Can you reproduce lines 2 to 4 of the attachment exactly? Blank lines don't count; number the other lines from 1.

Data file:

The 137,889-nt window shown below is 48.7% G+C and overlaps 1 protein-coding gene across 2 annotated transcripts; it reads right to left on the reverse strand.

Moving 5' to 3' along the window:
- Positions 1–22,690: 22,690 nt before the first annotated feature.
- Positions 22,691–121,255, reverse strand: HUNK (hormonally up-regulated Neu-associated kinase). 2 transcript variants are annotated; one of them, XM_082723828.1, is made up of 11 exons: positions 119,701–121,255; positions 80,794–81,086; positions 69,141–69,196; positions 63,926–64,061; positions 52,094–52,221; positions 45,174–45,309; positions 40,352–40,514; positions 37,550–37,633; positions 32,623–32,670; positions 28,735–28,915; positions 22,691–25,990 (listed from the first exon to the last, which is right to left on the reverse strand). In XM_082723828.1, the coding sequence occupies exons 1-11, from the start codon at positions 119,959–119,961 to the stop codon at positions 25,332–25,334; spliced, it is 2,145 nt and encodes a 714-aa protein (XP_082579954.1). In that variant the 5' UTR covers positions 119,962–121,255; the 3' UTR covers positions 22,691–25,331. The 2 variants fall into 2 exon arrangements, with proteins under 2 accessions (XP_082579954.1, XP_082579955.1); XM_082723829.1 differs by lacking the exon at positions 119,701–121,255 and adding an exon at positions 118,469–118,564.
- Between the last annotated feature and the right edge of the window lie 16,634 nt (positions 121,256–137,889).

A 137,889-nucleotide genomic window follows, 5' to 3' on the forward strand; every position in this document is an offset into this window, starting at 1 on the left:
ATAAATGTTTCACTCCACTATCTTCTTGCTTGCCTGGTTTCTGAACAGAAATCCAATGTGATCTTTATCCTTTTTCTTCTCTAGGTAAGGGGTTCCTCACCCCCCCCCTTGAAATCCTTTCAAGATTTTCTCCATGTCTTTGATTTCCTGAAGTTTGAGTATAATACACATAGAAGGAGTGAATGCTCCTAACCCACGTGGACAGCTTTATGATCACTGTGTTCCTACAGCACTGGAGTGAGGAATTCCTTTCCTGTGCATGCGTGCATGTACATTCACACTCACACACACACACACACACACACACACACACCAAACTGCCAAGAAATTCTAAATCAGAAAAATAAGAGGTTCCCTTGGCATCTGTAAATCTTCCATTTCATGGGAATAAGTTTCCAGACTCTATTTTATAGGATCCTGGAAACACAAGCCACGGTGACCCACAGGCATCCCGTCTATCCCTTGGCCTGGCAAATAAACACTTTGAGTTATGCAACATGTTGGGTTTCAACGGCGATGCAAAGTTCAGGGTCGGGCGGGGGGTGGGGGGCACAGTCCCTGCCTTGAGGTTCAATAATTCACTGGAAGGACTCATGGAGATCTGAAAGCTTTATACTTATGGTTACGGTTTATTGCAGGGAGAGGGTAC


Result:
Moving 5' to 3' along the window:
- Positions 1–22,690: 22,690 nt before the first annotated feature.
- Positions 22,691–121,255, reverse strand: HUNK (hormonally up-regulated Neu-associated kinase). 2 transcript variants are annotated; one of them, XM_082723828.1, is made up of 11 exons: positions 119,701–121,255; positions 80,794–81,086; positions 69,141–69,196; positions 63,926–64,061; positions 52,094–52,221; positions 45,174–45,309; positions 40,352–40,514; positions 37,550–37,633; positions 32,623–32,670; positions 28,735–28,915; positions 22,691–25,990 (listed from the first exon to the last, which is right to left on the reverse strand). In XM_082723828.1, the coding sequence occupies exons 1-11, from the start codon at positions 119,959–119,961 to the stop codon at positions 25,332–25,334; spliced, it is 2,145 nt and encodes a 714-aa protein (XP_082579954.1). In that variant the 5' UTR covers positions 119,962–121,255; the 3' UTR covers positions 22,691–25,331. The 2 variants fall into 2 exon arrangements, with proteins under 2 accessions (XP_082579954.1, XP_082579955.1); XM_082723829.1 differs by lacking the exon at positions 119,701–121,255 and adding an exon at positions 118,469–118,564.